It feels awful to be ignored by my peers in Pittsburgh and also awful to be treated with contempt by an academic institution. I don’t need to open myself up to be treated so poorly by people with no regard for the very people they profess to represent.
I was never one who thought everyone should be compensated for community work – there’s a lot of value to be derived from service. I don’t think anyone is worth hundreds an hour much less thousands. But I do have a new appreciation for how those institutions rack up the money to pay the fees for the desirable ones.
Here are tips about treating people with dignity in these situations.
- Always offer to cover travel expenses and lay out what that includes. Don’t wait to be asked. It is fine if you say “We can cover your travel expenses if needed.”
- Be clear about deadlines and commitments. If you cancel on your end, how will you compensate the speaker/panelist for their lost time?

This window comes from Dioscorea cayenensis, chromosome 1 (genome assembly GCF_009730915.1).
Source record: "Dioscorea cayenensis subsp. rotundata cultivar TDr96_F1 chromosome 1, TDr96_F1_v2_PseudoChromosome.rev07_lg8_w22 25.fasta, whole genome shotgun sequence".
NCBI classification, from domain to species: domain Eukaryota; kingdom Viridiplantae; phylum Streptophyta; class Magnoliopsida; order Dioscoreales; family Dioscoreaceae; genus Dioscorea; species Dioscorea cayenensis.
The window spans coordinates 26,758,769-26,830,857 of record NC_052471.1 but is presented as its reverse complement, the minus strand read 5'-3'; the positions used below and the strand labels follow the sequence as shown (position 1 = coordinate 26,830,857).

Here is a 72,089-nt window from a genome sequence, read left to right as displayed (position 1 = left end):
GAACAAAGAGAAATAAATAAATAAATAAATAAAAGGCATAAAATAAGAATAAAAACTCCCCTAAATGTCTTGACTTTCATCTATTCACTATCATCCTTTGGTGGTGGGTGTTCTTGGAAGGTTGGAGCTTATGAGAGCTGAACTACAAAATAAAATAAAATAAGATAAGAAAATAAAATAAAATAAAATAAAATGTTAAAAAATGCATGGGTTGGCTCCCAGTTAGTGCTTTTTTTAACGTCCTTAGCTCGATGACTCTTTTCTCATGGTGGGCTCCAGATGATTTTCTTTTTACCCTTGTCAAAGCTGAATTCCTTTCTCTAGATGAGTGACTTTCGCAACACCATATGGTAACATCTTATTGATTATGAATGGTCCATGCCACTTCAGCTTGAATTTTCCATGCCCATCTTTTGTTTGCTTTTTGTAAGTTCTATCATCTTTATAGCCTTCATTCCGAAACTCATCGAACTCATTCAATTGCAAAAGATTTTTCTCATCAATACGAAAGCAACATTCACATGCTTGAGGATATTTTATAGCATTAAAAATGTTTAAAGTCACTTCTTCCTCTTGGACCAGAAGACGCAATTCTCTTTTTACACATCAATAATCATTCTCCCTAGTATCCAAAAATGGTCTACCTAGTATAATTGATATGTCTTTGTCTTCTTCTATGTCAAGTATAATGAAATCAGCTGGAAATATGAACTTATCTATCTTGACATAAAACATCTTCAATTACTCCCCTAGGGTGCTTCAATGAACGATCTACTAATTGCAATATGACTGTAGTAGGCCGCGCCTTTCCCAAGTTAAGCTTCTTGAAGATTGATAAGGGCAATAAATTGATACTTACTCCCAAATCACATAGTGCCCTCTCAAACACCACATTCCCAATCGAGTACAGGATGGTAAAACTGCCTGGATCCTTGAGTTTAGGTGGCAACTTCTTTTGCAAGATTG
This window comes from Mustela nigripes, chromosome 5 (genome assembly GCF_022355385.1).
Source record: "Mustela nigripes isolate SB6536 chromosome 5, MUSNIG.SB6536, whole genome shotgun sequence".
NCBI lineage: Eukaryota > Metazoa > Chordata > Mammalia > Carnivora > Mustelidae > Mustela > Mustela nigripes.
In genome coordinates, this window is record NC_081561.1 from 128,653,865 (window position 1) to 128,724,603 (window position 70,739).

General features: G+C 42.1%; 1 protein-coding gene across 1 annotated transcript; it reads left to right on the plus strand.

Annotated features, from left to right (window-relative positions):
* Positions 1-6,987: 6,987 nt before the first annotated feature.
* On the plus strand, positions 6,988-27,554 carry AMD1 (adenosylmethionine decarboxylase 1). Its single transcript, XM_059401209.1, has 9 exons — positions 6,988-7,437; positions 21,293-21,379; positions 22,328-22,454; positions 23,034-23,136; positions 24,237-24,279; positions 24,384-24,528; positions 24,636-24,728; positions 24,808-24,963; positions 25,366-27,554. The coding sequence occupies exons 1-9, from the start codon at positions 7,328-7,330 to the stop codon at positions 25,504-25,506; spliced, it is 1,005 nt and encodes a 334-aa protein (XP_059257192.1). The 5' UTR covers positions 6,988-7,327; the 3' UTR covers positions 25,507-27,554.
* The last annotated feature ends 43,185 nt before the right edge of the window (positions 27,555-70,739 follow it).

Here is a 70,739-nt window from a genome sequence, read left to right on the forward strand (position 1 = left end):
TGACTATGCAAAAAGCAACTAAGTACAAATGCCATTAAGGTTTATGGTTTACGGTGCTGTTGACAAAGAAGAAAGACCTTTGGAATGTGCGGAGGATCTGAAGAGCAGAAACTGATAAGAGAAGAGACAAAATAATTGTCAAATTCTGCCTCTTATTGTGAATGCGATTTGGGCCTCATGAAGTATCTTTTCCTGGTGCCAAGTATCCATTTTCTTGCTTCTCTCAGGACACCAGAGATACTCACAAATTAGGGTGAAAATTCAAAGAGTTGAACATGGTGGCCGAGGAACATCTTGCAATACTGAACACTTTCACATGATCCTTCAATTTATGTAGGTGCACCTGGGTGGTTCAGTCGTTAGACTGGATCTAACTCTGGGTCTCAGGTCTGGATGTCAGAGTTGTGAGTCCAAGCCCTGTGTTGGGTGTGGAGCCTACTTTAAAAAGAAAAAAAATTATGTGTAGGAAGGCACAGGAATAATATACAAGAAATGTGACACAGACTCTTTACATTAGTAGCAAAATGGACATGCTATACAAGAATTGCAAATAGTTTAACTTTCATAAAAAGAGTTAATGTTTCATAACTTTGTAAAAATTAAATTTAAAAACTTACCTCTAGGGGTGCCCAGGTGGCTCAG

- If something goes wrong, offer to cover expenses already laid out – tickets, reservations, etc. That’s just the decent thing to do.
- Don’t assume your guests are able-bodied, white, cisgender men with big credit lines. Allow for the possibility that they may need support. You can politically ask “Are there any additional supports you’ll need” – for example someone may prefer to have someone walk with them from the hotel to the venue, can you send a grad student to do that? can you arrange for a rideshare? Can you meet them at the train station if the elevator is broken? Will you provide access to light refreshments in case someone needs to take medication during the panel?
The funny thing about this – not ‘ha ha’ funny – is that I have turned to a white cisgender man with power and influence to negotiate for me. It is like taking my brother to the car dealer to help me get a fair deal. Only by car dealer, I mean internationally renowned academic institution dedicated to eradicating bias and discrimination.
Isn’t that ironic?